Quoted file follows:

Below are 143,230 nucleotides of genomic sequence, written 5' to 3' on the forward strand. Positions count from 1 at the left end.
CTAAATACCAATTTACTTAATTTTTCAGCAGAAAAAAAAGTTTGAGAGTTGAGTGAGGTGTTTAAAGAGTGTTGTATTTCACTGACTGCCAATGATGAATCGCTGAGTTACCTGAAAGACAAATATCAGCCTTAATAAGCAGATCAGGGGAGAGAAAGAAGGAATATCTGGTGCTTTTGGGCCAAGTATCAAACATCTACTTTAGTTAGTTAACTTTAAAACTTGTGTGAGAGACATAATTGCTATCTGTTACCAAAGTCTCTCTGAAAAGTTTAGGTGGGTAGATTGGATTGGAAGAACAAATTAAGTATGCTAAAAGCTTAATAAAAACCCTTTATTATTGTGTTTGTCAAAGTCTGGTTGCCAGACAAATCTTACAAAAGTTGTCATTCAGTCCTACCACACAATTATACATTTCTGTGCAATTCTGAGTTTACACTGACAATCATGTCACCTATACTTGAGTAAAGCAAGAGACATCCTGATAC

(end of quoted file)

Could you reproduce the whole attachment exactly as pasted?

Below are 143,230 nucleotides of genomic sequence, written 5' to 3' on the forward strand. Positions count from 1 at the left end.
CTAAATACCAATTTACTTAATTTTTCAGCAGAAAAAAAAGTTTGAGAGTTGAGTGAGGTGTTTAAAGAGTGTTGTATTTCACTGACTGCCAATGATGAATCGCTGAGTTACCTGAAAGACAAATATCAGCCTTAATAAGCAGATCAGGGGAGAGAAAGAAGGAATATCTGGTGCTTTTGGGCCAAGTATCAAACATCTACTTTAGTTAGTTAACTTTAAAACTTGTGTGAGAGACATAATTGCTATCTGTTACCAAAGTCTCTCTGAAAAGTTTAGGTGGGTAGATTGGATTGGAAGAACAAATTAAGTATGCTAAAAGCTTAATAAAAACCCTTTATTATTGTGTTTGTCAAAGTCTGGTTGCCAGACAAATCTTACAAAAGTTGTCATTCAGTCCTACCACACAATTATACATTTCTGTGCAATTCTGAGTTTACACTGACAATCATGTCACCTATACTTGAGTAAAGCAAGAGACATCCTGATAC